The pilot project announced this summer by the Indiana Supreme Court that includes using video transcripts in three trial courts as the official court record will run through Dec. 31, 2013.
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Admission of the videotaped confession constitutes fundamental error

September 25, 2012
Marilyn Odendahl
The true finding that a juvenile committed an act that would constitute the offense of attempted burglary, a class B felony, was reversed by the Indiana Court of Appeals on the grounds the trial court made a fundamental error in admitting into evidence the juvenile’s videotaped confession.
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Court affirms protective order without evidentiary hearing

September 25, 2012
Dave Stafford
A Shelby County man’s protective order against a neighbor is valid even though the trial court didn’t hold an evidentiary hearing or honor the neighbor’s request for a continuance, the Court of Appeals ruled Tuesday.
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Court affirms mobile meth lab conviction, sentence arising from car search

September 25, 2012
Dave Stafford
A man’s conviction and 24-year sentence on charges related to a mobile meth lab found in his vehicle was affirmed Tuesday by the Indiana Court of Appeals.
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Hospital has no claim against insurer in Tennessee judgment

September 24, 2012
Dave Stafford
A Fort Wayne Hospital that treated a person injured after a Tennessee vehicle crash may not enforce a lien against a judgment of a Tennessee court that awarded damages to the motorist.
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Court of Appeals points to ‘alarming trend’ in defendant’s appeal

September 24, 2012
Marilyn Odendahl
A defendant who attempted to have his conviction reversed by citing the fundamental error doctrine instead received a sharp rebuke from the Indiana Court of Appeals.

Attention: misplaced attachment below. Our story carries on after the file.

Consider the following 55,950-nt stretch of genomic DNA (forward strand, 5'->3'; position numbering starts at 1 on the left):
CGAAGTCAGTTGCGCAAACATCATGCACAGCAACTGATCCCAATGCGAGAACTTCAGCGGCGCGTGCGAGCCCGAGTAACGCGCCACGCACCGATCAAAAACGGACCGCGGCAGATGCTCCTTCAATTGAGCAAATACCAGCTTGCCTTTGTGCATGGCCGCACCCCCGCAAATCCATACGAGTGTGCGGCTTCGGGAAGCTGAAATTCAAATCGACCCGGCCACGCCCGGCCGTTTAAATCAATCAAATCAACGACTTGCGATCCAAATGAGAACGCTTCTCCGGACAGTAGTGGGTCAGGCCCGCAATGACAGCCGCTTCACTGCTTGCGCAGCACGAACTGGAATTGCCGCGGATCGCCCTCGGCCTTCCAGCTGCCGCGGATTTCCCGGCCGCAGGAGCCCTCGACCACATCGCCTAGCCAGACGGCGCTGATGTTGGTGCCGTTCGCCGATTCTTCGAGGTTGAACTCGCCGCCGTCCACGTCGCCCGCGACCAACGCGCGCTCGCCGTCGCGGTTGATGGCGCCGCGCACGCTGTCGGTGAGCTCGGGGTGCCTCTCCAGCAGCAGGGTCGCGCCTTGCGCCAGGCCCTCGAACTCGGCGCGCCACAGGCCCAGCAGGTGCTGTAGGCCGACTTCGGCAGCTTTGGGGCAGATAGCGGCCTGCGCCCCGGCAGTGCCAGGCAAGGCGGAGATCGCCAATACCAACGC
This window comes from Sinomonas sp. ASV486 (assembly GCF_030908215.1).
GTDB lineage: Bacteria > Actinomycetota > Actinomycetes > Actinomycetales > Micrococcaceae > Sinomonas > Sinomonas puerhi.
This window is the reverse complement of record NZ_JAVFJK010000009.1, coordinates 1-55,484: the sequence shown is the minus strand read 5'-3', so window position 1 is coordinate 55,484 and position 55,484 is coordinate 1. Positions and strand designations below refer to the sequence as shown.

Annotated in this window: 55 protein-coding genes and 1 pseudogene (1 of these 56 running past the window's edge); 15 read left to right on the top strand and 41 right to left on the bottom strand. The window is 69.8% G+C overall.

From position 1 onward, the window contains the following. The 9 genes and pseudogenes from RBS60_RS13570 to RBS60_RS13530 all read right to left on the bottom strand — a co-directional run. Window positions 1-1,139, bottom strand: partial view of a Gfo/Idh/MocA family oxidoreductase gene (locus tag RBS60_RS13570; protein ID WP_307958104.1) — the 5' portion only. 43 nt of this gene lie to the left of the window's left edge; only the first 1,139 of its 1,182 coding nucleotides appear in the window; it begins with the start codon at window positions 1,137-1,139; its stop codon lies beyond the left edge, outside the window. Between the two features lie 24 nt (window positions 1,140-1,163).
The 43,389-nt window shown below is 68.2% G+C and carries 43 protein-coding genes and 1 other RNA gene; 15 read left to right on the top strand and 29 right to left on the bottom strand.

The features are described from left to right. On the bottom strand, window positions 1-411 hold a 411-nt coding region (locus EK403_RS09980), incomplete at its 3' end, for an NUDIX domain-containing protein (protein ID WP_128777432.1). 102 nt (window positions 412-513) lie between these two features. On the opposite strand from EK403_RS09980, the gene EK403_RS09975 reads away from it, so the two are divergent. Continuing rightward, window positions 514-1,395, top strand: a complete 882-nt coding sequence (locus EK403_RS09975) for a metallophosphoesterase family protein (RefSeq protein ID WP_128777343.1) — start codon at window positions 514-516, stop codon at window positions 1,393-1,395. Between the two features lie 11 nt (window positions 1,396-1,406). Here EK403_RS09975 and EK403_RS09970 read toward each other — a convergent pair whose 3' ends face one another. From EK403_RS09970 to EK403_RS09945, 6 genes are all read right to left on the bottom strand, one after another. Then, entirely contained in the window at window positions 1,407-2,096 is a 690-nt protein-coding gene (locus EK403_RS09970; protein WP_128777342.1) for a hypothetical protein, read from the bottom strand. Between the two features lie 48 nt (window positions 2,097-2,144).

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Stepson’s testimony, cell phone search invalidate stepdad’s drug conviction

September 24, 2012
Dave Stafford
A man’s conviction on a drug dealing conspiracy charge was reversed Monday when an appeals court panel ruled that a Marion County court erred in admitting testimony and evidence about text messages from the defendant’s stepson.
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Appeals court reverses vacation of habitual traffic violator status

September 24, 2012
Dave Stafford
A trial court erred when it set aside a man’s 2002 guilty plea on a charge of operating a vehicle while a habitual traffic violator, the Indiana Court of Appeals ruled Monday.
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Question over spirit in which statements were made is enough for jury to deliberate

September 21, 2012
Marilyn Odendahl
A defamation suit against an employee will proceed following the Indiana Court of Appeals' finding that there is doubt as to what conclusion a jury could reach in determining whether statements were made in good faith and without malice.
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Ankle bracelet excuse fails in court

September 21, 2012
Marilyn Odendahl
A sex offender cannot use an ankle monitor as an excuse for failing to update his address on the sex offender registry, the Indiana Court of Appeals ruled.
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Court of Appeals affirms extension of protective order

September 21, 2012
Marilyn Odendahl
Asserting it cannot reweigh evidence, the Indiana Court of Appeals rejected a father’s arguments that the evidence did not support the extension of a protective order against him.
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Man to get new trial on meth, marijuana charges

September 20, 2012
Jennifer Nelson
An Elkhart man is entitled to a new trial on drug charges after the Indiana Court of Appeals found the police failed to “scrupulously honor” his right to remain silent.
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Underinsurance benefit payout doesn’t satisfy judgment

September 20, 2012
Jennifer Nelson
The Indiana Court of Appeals held that the party at-fault in an auto accident is not entitled to benefit from the injured party’s “carefulness and assiduousness” in obtaining underinsured motorist insurance coverage.